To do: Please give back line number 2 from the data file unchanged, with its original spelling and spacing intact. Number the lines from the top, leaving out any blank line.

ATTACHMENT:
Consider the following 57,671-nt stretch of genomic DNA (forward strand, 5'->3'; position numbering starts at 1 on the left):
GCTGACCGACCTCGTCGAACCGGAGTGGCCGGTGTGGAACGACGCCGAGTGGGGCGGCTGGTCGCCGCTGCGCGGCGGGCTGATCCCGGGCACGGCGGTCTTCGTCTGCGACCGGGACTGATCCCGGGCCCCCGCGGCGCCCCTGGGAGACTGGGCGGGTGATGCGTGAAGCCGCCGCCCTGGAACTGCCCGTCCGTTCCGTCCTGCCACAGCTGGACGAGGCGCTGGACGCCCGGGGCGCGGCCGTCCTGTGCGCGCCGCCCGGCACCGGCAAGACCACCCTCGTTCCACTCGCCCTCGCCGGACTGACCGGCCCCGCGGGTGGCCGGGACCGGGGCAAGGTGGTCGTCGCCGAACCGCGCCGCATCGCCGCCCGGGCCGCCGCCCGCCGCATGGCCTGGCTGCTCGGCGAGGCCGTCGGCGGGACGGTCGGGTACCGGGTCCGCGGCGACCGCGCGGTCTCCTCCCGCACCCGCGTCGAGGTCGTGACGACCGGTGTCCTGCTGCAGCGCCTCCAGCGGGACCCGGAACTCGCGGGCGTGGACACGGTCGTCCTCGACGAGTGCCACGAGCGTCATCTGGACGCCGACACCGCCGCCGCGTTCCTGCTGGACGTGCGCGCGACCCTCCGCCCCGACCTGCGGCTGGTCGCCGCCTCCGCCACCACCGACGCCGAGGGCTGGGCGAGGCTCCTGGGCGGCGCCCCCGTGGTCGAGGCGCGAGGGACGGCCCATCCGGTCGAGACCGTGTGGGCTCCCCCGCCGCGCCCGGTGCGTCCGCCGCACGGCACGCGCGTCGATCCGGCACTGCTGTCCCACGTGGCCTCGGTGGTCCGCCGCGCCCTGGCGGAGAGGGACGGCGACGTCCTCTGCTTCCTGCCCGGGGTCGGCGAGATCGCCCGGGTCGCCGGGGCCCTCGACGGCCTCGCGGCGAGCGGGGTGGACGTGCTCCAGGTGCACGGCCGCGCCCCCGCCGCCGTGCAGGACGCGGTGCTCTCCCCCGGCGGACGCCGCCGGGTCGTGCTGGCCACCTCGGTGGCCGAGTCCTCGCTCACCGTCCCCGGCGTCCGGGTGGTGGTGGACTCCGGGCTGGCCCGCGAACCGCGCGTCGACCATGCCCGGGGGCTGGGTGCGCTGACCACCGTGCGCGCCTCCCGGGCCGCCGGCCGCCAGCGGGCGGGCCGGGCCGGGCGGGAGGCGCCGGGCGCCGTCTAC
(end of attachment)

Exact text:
GCTGACCGACCTCGTCGAACCGGAGTGGCCGGTGTGGAACGACGCCGAGTGGGGCGGCTGGTCGCCGCTGCGCGGCGGGCTGATCCCGGGCACGGCGGTCTTCGTCTGCGACCGGGACTGATCCCGGGCCCCCGCGGCGCCCCTGGGAGACTGGGCGGGTGATGCGTGAAGCCGCCGCCCTGGAACTGCCCGTCCGTTCCGTCCTGCCACAGCTGGACGAGGCGCTGGACGCCCGGGGCGCGGCCGTCCTGTGCGCGCCGCCCGGCACCGGCAAGACCACCCTCGTTCCACTCGCCCTCGCCGGACTGACCGGCCCCGCGGGTGGCCGGGACCGGGGCAAGGTGGTCGTCGCCGAACCGCGCCGCATCGCCGCCCGGGCCGCCGCCCGCCGCATGGCCTGGCTGCTCGGCGAGGCCGTCGGCGGGACGGTCGGGTACCGGGTCCGCGGCGACCGCGCGGTCTCCTCCCGCACCCGCGTCGAGGTCGTGACGACCGGTGTCCTGCTGCAGCGCCTCCAGCGGGACCCGGAACTCGCGGGCGTGGACACGGTCGTCCTCGACGAGTGCCACGAGCGTCATCTGGACGCCGACACCGCCGCCGCGTTCCTGCTGGACGTGCGCGCGACCCTCCGCCCCGACCTGCGGCTGGTCGCCGCCTCCGCCACCACCGACGCCGAGGGCTGGGCGAGGCTCCTGGGCGGCGCCCCCGTGGTCGAGGCGCGAGGGACGGCCCATCCGGTCGAGACCGTGTGGGCTCCCCCGCCGCGCCCGGTGCGTCCGCCGCACGGCACGCGCGTCGATCCGGCACTGCTGTCCCACGTGGCCTCGGTGGTCCGCCGCGCCCTGGCGGAGAGGGACGGCGACGTCCTCTGCTTCCTGCCCGGGGTCGGCGAGATCGCCCGGGTCGCCGGGGCCCTCGACGGCCTCGCGGCGAGCGGGGTGGACGTGCTCCAGGTGCACGGCCGCGCCCCCGCCGCCGTGCAGGACGCGGTGCTCTCCCCCGGCGGACGCCGCCGGGTCGTGCTGGCCACCTCGGTGGCCGAGTCCTCGCTCACCGTCCCCGGCGTCCGGGTGGTGGTGGACTCCGGGCTGGCCCGCGAACCGCGCGTCGACCATGCCCGGGGGCTGGGTGCGCTGACCACCGTGCGCGCCTCCCGGGCCGCCGGCCGCCAGCGGGCGGGCCGGGCCGGGCGGGAGGCGCCGGGCGCCGTCTAC